CEIR’s Latest Attendee ROI Playbook Report Analyzes Gender Nuances at B2B Exhibitions
While the B2B exhibition channel is highly valued by both men and women, there are many nuanced differences in what is valued most by each gender. This is the basis for the sixth report in the Attendee ROI Playbook series, published by the Center for Exhibition Industry Research (CEIR).
Released this week, Gender Differences and Similarities takes a deep look into how gender influences what industry members strive to achieve at B2B exhibitions, how they navigate events and what is most important to them.
For example, men comparatively focus more on the business of attending events for buyer activities, with objectives weighted heavily toward identifying new suppliers and nurturing relationships with existing vendors, while women’s reasons for attendee are more focused on learning, with a desire to cultivate new skills and move up in their careers.
Women also place higher importance on idea generation than men do, seeking out events that will move and inspire them.
“One ‘aha’ for me is the importance of learning for women,” said CEIR CEO Cathy Breden. “We know B2B exhibitions are a valued resource for both men and women to get the training they need for career success, though this research speaks to unique needs for women – that learning is important at a higher rate regardless of their age.”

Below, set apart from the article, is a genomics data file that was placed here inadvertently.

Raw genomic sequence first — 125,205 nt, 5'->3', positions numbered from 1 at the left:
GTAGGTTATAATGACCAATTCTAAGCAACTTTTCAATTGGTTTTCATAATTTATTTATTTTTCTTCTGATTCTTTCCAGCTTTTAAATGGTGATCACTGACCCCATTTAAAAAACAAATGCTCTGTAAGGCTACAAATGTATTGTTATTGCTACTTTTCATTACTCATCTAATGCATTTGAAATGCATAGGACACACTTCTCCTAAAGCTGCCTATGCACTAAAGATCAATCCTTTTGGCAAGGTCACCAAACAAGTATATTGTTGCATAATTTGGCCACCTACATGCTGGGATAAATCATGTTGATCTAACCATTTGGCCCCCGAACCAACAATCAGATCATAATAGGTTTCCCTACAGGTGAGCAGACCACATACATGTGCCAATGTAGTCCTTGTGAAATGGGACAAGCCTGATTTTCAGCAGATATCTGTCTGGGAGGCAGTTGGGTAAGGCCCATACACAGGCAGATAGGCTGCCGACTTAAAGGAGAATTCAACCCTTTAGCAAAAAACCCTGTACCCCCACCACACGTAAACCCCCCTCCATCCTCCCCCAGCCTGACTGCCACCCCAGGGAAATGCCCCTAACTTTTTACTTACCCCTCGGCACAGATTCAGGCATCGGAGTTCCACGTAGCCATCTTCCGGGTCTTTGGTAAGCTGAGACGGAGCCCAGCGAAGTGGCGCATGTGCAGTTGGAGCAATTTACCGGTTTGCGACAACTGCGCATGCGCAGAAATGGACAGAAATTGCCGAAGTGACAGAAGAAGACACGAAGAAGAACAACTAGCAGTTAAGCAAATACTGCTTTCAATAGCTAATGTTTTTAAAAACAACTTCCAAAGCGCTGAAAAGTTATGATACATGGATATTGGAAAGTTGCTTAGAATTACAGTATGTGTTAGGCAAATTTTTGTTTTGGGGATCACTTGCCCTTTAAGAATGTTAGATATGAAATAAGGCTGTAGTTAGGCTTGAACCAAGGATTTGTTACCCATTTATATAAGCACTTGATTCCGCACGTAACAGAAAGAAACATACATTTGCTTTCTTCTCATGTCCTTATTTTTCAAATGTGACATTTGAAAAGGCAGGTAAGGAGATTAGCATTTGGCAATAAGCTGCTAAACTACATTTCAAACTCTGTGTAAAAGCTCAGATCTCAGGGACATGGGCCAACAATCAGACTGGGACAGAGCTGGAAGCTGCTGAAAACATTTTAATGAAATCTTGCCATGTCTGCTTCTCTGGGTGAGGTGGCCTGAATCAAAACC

The report analyzes event attendees across 17 different points, including job level and function, the decision-making process for attending, purchasing influence, metrics for determining ROI, average number of B2B exhibitions attended in the past two years and anticipated attendance in the next two years.
In addition to the gender analysis, there are two major takeaways from the report for organizers to ensure their B2B exhibitions in 2019 and beyond continue to evolve with attendee preferences and behaviors.
First, similar to women, millennials in this study placed high importance on coming away from an exhibition feeling inspired, motivated and recharged. It will be important to evaluate how exhibitions can be modified to respond to this need with regard to event and booth design, meeting spaces, learning format, and special events and activities.
Second, the significance of peer information is becoming more apparent. The elevation of peers as a trusted information source for both men and women, particularly among millennials, indicates that this practice will likely become more commonplace over time.
Organizers must respond to this by considering how they’ll satisfy the demand for peer-to-peer engagement in a face-to-face setting and how they’ll personalize those experiences.
It will also be crucial to find new ways to help attendees find and connect with one another, as well as exchange reviews on what is being showcased on the exhibition floor. Engaging exhibitors to participate in these conversations as well will be the final piece of the puzzle.
Thanks to sponsorship by the PCMA Education Foundation and IAEE, the full report and all others in this series can be read for free HERE.
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